Policing Project audit of Ring doorbells prompts changes
Ring, the Amazon-owned doorbell and security camera device, now works with 2,000 police departments across the country. But the footage downloaded by those agencies is less than one might expect, according to a new audit from New York University's Policing Project.
Why it matters: The company has come under fire for a number of practices including its privacy policies, economic relationships with police agencies and its role in helping create and grow the surveillance state.
Details: Ring first approached the Policing Project to conduct the audit in 2020, focusing on the racial justice, civil rights and civil liberties implications.
- The Policing Project's 43-page report says the police agencies working with Ring downloaded less than 100 hours of videos shared by camera owners so far this year. This comes out to fewer than 8,000 video clips downloaded, the project says.
- The report also breaks down the types of crimes for which law enforcement agencies requested video footage. More than half were for some type of robbery and 16 percent for a shooting or homicide.
Between the lines: Ring has made a number of changes during and in the wake of the audit. Among the most notable are:
- Temporarily halting recruitment of additional police agencies to bring on other agencies that can provide non-policing services, such as homeless outreach.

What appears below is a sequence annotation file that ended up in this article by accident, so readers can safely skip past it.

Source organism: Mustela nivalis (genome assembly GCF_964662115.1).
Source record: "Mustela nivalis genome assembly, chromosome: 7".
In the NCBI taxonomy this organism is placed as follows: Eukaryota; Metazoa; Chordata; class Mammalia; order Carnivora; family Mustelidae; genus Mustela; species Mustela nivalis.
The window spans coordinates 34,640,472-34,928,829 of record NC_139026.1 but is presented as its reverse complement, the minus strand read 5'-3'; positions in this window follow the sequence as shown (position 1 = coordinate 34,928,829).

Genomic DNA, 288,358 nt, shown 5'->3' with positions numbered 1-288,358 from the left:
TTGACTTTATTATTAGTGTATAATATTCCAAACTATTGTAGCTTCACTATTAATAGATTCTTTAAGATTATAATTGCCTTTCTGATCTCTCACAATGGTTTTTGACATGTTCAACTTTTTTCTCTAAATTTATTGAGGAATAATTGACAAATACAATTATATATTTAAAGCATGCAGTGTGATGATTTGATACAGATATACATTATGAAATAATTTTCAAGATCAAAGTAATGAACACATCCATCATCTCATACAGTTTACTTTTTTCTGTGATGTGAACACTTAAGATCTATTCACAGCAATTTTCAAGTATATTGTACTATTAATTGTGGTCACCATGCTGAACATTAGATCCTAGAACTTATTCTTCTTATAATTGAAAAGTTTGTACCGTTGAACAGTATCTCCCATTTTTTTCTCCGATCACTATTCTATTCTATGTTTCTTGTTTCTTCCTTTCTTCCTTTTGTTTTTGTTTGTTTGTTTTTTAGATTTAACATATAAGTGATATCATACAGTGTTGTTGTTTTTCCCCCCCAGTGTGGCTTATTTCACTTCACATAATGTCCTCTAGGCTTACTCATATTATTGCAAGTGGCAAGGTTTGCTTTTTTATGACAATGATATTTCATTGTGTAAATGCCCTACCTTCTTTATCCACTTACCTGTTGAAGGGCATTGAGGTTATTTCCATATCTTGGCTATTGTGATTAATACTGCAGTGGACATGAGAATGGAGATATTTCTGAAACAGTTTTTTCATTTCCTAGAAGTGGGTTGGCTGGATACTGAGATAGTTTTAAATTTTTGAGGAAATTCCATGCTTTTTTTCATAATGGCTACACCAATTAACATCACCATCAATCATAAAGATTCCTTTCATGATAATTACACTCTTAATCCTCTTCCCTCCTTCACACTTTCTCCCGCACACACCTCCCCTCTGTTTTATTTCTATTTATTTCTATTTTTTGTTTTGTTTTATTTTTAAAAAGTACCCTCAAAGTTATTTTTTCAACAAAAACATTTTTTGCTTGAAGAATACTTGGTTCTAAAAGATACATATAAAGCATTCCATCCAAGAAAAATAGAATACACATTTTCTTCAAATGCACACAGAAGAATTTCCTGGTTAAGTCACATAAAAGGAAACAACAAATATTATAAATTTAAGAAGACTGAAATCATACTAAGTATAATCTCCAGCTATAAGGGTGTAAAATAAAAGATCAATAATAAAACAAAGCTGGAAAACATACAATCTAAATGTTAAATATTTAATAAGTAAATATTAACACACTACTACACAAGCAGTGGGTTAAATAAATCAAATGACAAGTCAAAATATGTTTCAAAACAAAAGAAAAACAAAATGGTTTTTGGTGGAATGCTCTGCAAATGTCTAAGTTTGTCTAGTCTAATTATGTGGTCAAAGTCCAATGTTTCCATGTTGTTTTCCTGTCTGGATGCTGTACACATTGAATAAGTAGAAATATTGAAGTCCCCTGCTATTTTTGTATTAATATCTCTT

- Requiring police agencies to specify a specific offense under investigation when seeking video.
- Limiting its own collaborations with law enforcement by no longer donating devices or participating in police sting operations. Ring also says it won't work with federal law enforcement agencies.
The big picture: The report focuses on Ring, but also talks extensively about how governments need to address government use of private surveillance technologies.
- "If a policing agency sought to create a network of cameras... it would be the subject of much political debate," the report notes. "But when police crowdsource from private devices, they can achieve surveillance with no cost, no public debate, and no public approval."
Yes, but: Farhang Heydari, executive director of the Policing Project, notes that there are far more companies with cameras without clear policies regarding sharing data with law enforcement.
- "I’m not saying they do everything perfect," Heydari said. "But at least we know what they do."